Do Christians and politics go together?

Politics is often seen as a dirty business. In recent times there have been many scandals that have made the general public apathetic towards the political system. 

During the Inspirational Breakfast show on Monday 10th August, Dave Rose discussed whether Christians have a moral obligation to be involved in politics in some capacity. It’s an interesting and important topic, as politics is a subject that affects all believers, but not one that all believers feel they should be involved in.

In the past the Church and the state had been very much been linked, with the Church in charge of issues such as education and healthcare. In the current day this is no longer the case. The rise of the welfare state in the last few centuries has meant that state’s influence has grown and the Church’s impact on these issues has deteriorated. Many secularists would argue that this is the way it should be and that the Church has no place in policy, but is this really the case?

Many secularists would argue that the Church has no place in policy

Andy Flannagan, a director at Christians in Politics, stated on the show that if we look at the Bible we see that God has liked to have an input in the governance of a nation. The books of Deuteronomy and Leviticus are dedicated to a plethora of laws that God passed onto Moses for the people of Israel to abide by. Going back further, in Genesis we are given the example of Joseph, who through his gifts became, in effect, the Prime Minister of Egypt. This is a good example for us, as Egypt was clearly not a nation that revered God, but God allowed Joseph to rise in prominence which made Pharaoh acknowledge ‘the spirit of God’. The same can be applied to today. Whilst we may not be living in a ‘Christian nation’, Christians being involved in politics can still be used to bring godly influence.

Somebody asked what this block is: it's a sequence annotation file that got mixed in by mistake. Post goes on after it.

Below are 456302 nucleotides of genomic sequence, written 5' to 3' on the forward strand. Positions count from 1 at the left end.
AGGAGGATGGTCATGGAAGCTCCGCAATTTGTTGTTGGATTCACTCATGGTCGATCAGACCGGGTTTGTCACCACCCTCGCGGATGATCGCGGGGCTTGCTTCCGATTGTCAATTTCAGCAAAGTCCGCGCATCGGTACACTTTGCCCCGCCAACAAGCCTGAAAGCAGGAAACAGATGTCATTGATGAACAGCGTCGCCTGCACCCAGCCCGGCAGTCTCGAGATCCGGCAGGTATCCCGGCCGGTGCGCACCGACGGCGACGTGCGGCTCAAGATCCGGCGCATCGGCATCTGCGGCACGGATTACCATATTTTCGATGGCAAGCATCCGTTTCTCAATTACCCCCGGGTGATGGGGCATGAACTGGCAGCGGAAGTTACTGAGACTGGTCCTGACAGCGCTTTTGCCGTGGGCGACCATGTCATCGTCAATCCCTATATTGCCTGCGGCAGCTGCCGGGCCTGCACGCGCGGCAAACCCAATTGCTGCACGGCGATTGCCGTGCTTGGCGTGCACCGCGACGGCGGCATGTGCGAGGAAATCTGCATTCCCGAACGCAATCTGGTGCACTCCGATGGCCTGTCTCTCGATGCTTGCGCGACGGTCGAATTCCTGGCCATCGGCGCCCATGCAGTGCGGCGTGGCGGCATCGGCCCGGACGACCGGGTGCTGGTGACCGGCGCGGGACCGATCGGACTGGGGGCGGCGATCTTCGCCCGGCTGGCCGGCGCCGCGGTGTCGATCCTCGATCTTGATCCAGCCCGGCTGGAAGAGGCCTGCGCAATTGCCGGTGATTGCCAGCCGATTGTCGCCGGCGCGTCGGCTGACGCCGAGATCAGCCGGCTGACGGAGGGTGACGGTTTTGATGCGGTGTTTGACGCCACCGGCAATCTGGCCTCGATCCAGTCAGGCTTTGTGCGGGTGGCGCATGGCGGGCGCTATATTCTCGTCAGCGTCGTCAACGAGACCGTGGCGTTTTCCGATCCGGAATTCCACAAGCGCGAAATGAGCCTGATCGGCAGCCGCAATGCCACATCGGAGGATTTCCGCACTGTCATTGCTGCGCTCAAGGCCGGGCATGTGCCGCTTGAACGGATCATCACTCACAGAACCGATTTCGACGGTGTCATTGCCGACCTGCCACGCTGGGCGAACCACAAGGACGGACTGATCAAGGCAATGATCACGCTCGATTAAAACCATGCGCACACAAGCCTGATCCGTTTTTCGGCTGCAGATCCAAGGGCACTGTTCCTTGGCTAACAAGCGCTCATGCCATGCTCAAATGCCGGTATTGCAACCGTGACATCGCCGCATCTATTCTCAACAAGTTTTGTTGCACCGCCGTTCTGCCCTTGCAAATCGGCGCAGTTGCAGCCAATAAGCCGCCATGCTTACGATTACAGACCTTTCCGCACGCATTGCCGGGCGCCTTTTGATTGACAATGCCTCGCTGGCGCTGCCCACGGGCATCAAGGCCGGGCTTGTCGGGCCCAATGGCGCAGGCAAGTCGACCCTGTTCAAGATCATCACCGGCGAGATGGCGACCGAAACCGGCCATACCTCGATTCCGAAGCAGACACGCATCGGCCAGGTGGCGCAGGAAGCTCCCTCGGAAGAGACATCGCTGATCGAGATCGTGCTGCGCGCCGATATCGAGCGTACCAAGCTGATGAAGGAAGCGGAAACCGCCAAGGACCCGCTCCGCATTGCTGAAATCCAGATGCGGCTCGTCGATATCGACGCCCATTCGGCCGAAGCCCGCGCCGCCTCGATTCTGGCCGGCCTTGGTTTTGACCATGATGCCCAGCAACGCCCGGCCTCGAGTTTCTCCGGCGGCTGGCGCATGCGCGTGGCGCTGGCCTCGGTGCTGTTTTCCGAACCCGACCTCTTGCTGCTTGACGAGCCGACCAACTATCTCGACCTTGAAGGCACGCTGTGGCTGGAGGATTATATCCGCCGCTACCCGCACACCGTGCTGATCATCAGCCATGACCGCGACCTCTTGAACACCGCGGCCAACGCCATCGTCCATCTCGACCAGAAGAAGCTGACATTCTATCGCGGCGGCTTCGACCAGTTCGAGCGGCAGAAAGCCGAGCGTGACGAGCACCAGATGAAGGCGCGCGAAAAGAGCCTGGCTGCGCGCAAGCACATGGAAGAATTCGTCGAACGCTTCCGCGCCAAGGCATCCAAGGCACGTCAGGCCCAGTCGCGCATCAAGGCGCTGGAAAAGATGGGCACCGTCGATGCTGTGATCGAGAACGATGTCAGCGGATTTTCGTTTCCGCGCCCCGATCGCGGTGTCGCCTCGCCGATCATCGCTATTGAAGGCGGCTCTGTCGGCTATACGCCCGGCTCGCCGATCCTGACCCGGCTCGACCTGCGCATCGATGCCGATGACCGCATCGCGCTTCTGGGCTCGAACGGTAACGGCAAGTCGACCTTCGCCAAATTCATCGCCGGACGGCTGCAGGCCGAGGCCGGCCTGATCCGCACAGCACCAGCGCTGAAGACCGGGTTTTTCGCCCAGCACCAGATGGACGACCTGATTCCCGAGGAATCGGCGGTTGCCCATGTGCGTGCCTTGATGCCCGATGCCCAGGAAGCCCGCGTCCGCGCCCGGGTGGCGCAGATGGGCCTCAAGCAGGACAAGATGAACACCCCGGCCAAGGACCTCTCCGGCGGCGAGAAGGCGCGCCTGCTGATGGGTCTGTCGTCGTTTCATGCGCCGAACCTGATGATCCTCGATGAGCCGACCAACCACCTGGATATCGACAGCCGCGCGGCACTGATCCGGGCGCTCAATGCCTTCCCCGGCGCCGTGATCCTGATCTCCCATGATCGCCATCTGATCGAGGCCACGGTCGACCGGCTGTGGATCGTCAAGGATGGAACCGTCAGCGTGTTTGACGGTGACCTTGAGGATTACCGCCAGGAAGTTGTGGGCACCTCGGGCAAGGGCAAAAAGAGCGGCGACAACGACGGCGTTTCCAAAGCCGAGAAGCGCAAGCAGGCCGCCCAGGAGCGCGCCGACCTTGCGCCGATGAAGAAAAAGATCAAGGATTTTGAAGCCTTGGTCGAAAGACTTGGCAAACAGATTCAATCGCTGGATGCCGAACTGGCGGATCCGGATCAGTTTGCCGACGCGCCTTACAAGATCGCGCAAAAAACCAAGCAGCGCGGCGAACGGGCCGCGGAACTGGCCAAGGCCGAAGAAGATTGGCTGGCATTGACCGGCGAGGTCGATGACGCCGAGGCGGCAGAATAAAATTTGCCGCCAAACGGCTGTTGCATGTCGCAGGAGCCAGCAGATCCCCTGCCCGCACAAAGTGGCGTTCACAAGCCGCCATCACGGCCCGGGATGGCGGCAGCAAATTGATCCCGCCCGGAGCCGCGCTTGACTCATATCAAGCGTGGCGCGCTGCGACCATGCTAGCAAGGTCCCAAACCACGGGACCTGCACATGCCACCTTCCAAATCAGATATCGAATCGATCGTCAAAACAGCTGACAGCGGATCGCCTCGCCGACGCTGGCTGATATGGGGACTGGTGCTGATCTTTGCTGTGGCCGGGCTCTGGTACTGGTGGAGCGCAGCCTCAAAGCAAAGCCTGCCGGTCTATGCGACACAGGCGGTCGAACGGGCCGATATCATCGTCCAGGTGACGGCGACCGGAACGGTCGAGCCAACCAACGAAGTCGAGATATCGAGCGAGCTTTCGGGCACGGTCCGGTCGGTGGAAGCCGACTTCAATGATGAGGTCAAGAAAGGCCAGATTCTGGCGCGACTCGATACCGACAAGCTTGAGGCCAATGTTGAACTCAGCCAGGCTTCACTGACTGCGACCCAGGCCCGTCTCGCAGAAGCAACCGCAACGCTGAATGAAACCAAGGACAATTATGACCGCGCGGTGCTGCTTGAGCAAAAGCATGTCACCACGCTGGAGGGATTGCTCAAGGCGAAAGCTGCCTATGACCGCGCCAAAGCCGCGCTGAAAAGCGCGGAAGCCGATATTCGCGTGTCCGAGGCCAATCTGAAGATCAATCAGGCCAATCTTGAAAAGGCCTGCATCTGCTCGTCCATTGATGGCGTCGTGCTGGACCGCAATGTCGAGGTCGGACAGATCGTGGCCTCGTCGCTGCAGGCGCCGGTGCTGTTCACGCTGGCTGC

What I am not saying is that all Christians need to run to be local councillors or MPs. There are some who are called to do this, but others who are called to other activities that you may not even regard as political. As mentioned by Dave Rose, if you give to or help your local foodbank in any way, you can argue that you are politically active. Foodbanks are a massive issue for the government at the moment, and by aiding one, you are showing the government that there is a need to help some members of the public further. This form of social activism is very much deep-rooted within politics, and requires Christians to be active to bring about change.

If there is a lot of crime in your area, you shouldn’t be afraid to speak up and ask your local MP what can be done about it. Some may quote the passage - ‘Beloved, never avenge yourselves, but leave it to the wrath of God, for it is written, “Vengeance is mine, I will repay, says the Lord”’ (Romans 12:19). But there is very much a difference between vengeance and justice, and God is very much concerned with the latter. Theologian Russell D. Moore remarks that ‘God tells us we should be concerned with justice’ and gives the example of ‘the apostle Paul pleading his case all the way up to Caesar’. This suggests that being politically active to achieve justice is not wrong, and is not something we should be afraid to do.

...praying for those in governance is a form of political activity

There is even the argument that praying for those in governance is a form of political activity. Paul urges that – ‘supplications, prayers, intercessions, and thanksgivings be made for all people, for kings and all who are in high positions, that we may lead a peaceful and quiet life, godly and dignified in every way.’ (1 Timothy 2:1-2). I would say that this is the absolute minimum. If any form of other political activity is not possible, praying that political leaders would make correct decisions is the one thing that we all have the obligation to do.

Whilst the government may not always do what we believe is best, they have been put in place by God for his purposes. Paul affirms this stating - ‘Let every person be subject to the governing authorities. For there is no authority except from God, and those that exist have been instituted by God.’ If that is the case, it will be our prayers and involvement in politics that will influence the people that God has put in place, so it is important that we as Christians are active in politics in some form or another.

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